Allegheny Land Trust Logo Allegheny Land Trust
     Helping local people save local land

"The Pittsburgh City Council recently adopted a new Steep Slope Overlay Ordinance to help protect steep wooded slopes such as those on Mt. Washington, which embrace and define the character of Pittsburgh.  Protecting them in a natural condition will provide the community with aesthetic, economic, recreational and environmental benefits for generations."

- Bill Peduto
Councilman,
City of Pittsburgh


Special Projects


Study of Pittsburgh’s Hillsides

Perhaps the most comprehensive study ever undertaken in the City

This study, An Ecological and Physical Investigation of Pittsburgh Hillsides, shows the beneficial role that natural wooded hillsides play in the City of Pittsburgh. It was produced to support the work of the Pittsburgh Hillside Committee established by the City Planning Department in 2002. Funded by the Heinz Endowments and managed by Allegheny Land Trust, the study was prepared by a team of professionals from Carnegie Mellon University, the University of Pittsburgh and architectural firm, Perkins Eastman.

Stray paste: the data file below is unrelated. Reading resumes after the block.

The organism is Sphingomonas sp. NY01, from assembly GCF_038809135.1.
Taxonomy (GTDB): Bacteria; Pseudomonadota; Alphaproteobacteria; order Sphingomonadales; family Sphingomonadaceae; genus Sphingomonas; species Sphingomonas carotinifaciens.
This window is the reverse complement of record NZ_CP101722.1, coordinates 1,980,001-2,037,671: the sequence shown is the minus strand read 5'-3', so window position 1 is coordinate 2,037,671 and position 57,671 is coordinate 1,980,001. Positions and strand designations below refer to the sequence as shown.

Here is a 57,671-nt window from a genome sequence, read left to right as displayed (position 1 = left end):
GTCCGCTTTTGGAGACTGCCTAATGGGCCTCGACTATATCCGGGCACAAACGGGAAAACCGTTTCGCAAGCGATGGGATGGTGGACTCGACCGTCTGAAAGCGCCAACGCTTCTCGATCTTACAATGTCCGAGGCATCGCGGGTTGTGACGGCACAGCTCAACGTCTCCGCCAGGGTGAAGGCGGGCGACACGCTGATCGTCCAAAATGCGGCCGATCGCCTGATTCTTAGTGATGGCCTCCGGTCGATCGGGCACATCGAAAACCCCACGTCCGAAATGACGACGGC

Please see An Ecological and Physical Investigation of Pittsburgh Hillsides for up-to-date details of this unique and important study. The Hillside Steering Committee’s recently released report is also available.




ALT Receives $650,000 for Abandoned Mine Drainage Treatment System

Schematic representation of AMD Treatment System. Click for a larger version.

Allegheny Land Trust earned a $650,000 grant from the Pennsylvania Department of Environmental Protection (DEP).  The grant will support construction of a passive treatment system that will eliminate iron oxide from abandoned mine drainage that is flowing onto the Wingfield Pines property owned by Allegheny Land Trust in Upper St. Clair and South Fayette Townships.  The flow of the iron-laden discharge is at a rate of 2,000 gallons-per-minute.  Click Here to read more...

 



Allegheny Land Trust